Here’s an overview of the main factors that impacted the rare earths market in H1 2020, and what’s ahead for the rest of the year.
Click here to read the previous rare earths market update.
Rare earths prices were hit during the first few months of 2020 as the coronavirus pandemic took center stage globally, with governments imposing measures to contain the virus.
The group of critical metals has increasingly become a trade war pawn between China and the US, as the former dominates the market. Rare earth elements (REE) are used in everything from smartphone cameras to defense systems, and are much more prevalent in our day-to-day lives than many may think.
With the second half of the year kicking off, the Investing News Network talked to analysts to find out what’s been happening in the REE space and what to expect in the second half of 2020.
Rare earths market update: Price performance
During the first quarter, when the coronavirus pandemic hit the world’s economies hard, prices for some REEs were affected, including cerium, lanthanum, neodymium (Nd) and praseodymium (Pr), which saw 5 to 8 percent declines in Q2 compared to Q1.
“However, overall prices for most elements showed signs of recovery in June and July,” said Luisa Moreno, managing director at Tahuti Global. “I don’t think prices will fall in Q3 or Q4, but it depends if the virus is kept under control, the global economy stays open and a recession is avoided.”
The rare earths industry also saw supply-side disruptions and delays in transportation of material in the first three months of the year.
But the second quarter was a different story, with China experiencing a fairly robust recovery from COVID-19. That said, demand projections have tapered slightly as a result of weaker economic conditions both in China and globally, according to Roskill.
“Outside of China the impact was more pervasive into Q2, with supply-side disruptions and closures at non-Chinese operations, which have now largely restarted,” said David Merriman, manager at Roskill.
“The supply disruptions in H1 caused an uptick in most REE prices, particularly dysprosium (Dy) and terbium (Tb),” he continued. According to Roskill, these increases are in line with what would be expected during a period of tightening supply for heavy rare earths; there was then a correction as increasing supply returned to the market.
“Prices for Dy and Tb have performed particularly well, though we are expecting to see prices dip back in Q3 before strengthening again in Q4,” Merriman said. “Prices for Nd and Pr, the key magnet rare earth materials, have largely been subdued in H1 2020, with little supply-side disruption in China, though notable demand-side disruptions caused by plant closures downstream.”
Rare earths market update: Supply and demand dynamics
Speaking about the supply and demand dynamics in the first few months of 2020, Moreno said in China, the top-producing country, more than 50 percent of production was disrupted.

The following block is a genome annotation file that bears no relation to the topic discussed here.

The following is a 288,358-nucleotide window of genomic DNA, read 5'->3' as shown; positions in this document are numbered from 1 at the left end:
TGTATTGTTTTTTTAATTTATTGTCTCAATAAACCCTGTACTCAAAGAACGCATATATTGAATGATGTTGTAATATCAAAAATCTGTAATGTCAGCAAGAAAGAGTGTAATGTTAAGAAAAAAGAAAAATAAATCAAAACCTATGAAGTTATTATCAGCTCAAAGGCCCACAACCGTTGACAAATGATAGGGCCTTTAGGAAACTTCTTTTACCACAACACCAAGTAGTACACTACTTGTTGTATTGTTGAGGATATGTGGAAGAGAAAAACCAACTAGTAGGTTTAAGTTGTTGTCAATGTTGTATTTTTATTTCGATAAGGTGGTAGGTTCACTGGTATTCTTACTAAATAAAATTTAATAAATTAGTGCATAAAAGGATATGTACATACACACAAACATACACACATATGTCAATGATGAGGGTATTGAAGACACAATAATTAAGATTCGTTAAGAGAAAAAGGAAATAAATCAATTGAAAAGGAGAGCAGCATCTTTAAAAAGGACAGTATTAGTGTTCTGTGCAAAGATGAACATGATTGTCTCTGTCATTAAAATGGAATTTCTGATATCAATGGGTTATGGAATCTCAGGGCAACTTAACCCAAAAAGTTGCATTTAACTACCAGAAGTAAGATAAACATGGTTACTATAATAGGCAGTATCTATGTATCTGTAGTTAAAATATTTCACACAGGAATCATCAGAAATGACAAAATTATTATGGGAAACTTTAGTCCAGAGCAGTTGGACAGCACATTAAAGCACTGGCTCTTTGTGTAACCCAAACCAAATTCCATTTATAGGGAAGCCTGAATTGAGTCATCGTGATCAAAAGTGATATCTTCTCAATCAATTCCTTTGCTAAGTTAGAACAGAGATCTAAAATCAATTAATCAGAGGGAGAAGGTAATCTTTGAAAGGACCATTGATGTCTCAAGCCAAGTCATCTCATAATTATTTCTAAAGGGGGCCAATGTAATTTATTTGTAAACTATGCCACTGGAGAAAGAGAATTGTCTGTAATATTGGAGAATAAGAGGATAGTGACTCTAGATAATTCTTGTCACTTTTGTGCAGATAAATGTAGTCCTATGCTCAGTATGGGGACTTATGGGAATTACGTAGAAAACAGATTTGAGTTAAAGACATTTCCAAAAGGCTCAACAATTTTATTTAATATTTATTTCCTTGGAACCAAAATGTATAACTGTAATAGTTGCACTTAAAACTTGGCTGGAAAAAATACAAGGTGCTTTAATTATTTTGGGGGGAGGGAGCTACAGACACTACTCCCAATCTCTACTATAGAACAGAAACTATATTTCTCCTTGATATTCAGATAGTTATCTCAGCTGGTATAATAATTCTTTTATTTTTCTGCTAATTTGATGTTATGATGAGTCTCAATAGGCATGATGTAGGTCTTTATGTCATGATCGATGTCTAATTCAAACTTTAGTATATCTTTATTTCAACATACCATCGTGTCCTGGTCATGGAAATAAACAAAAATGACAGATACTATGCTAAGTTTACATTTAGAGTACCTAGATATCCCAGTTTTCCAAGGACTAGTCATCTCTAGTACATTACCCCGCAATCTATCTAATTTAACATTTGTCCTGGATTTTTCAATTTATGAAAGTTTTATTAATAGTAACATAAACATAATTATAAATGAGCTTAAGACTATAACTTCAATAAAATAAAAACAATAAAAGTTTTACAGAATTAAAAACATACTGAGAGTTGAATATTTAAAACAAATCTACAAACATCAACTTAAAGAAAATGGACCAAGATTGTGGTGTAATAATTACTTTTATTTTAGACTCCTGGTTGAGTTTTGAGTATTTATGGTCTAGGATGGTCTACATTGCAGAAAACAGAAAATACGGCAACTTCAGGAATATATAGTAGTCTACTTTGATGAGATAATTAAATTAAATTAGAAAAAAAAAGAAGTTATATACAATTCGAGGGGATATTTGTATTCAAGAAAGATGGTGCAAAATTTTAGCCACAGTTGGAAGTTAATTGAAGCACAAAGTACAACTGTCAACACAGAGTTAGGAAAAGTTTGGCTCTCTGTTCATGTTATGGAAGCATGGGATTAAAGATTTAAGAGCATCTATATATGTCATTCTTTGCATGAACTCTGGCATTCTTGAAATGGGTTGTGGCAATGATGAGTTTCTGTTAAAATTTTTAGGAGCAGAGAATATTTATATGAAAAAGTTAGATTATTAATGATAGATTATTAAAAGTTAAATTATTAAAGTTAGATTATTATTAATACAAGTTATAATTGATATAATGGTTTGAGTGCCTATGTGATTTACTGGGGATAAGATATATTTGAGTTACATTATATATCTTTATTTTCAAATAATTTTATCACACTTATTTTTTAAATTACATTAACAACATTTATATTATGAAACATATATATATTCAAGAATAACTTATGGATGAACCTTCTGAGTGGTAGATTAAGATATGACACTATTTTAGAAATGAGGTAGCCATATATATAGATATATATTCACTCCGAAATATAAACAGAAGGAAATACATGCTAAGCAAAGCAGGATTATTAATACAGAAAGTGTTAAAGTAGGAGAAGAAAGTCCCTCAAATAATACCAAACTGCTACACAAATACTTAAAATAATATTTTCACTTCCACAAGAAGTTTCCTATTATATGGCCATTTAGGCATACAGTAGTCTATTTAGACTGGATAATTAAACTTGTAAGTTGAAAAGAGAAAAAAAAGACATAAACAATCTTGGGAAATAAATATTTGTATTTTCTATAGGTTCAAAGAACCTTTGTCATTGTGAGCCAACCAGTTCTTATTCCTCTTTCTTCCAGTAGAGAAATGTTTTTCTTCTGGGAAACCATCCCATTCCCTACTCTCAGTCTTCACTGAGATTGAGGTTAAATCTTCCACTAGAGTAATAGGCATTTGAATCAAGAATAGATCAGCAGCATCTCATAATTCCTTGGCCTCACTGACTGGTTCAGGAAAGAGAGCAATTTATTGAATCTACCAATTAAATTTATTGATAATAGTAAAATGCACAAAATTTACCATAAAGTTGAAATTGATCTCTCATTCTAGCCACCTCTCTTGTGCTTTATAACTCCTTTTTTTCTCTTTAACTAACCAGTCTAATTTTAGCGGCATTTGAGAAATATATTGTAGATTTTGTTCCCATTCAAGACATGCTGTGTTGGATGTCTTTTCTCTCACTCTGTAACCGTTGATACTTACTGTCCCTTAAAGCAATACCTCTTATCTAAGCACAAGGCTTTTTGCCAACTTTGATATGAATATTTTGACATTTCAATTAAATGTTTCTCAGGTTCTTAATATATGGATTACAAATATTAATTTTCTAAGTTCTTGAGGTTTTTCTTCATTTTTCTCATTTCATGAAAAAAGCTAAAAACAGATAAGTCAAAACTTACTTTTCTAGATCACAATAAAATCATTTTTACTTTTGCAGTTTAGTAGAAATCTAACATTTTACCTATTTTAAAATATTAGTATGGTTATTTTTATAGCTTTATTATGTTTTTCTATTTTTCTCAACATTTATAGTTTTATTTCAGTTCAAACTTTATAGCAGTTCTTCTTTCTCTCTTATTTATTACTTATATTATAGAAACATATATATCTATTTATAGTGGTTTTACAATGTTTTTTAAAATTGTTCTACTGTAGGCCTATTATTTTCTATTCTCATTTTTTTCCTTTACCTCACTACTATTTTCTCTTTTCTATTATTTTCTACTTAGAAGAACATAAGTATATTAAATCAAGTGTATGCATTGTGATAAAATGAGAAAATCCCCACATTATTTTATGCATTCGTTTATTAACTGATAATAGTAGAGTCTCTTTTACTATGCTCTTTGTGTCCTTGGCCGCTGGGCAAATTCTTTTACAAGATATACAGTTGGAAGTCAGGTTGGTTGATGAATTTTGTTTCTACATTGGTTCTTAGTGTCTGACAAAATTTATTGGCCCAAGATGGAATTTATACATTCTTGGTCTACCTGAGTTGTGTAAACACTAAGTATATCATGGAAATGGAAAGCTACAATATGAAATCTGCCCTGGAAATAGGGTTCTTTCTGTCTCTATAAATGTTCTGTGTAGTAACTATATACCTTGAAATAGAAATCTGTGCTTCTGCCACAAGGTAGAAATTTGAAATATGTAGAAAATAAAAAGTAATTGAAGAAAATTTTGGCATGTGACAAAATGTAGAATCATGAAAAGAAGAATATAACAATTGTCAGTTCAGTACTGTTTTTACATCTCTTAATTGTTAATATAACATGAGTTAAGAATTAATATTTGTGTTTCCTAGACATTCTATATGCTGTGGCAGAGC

“Demand was weak because of downstream manufacturing closures, and overall distribution was disrupted by traveling restrictions,” she added.
However, the expert said most production has returned and supply should stay uninterrupted if the virus stays under control in REE-producing regions.
“It seems that overall there have not been major concerns about supply, even once downstream manufacturing restarted,” she said. “It should be noted that end users (both defense and industrial) usually keep stockpiles of critical materials, which offers some cushion during supply chain delays.”
Rare earths are mined and extracted from ore together to produce a mixed chemical compound. China controls almost all mining and refining of heavy rare earths, which are usually found at lower concentrations and are used in more niche applications and at smaller amounts.
When looking at REE supply, Merriman pointed to Nd and Dy as the two elements that present real supply issues over the coming years, as a result of their use in the high-growth automotive industry.
“Supply for Nd has largely been robust in 2020, meeting demand growth, and whilst there was tight supply for Dy during H1 2020, this is expected to be alleviated in H2 2020,” Merriman said.
He added that to achieve sufficient supplies of heavy rare earths, particularly Dy and Tb, there have been increasing volumes of REE ores and concentrates imported from Myanmar or in the form of monazite mineral concentrates from various countries, which are processed in China. Myanmar is the third largest rare earths-producing country in the world.
Outside of China, which dominates the space, the challenges remain the same for many REE developers.
“The availability of good finance, technical development of flowsheets and securing downstream consumers for their products all remain key barriers to entry which must be overcome,” Merriman said.
Speaking about whether the market will see more supply enter the space, Moreno said she doesn’t think there will be any significant new production in the near term, at least not in the next five years — but that may change after that point.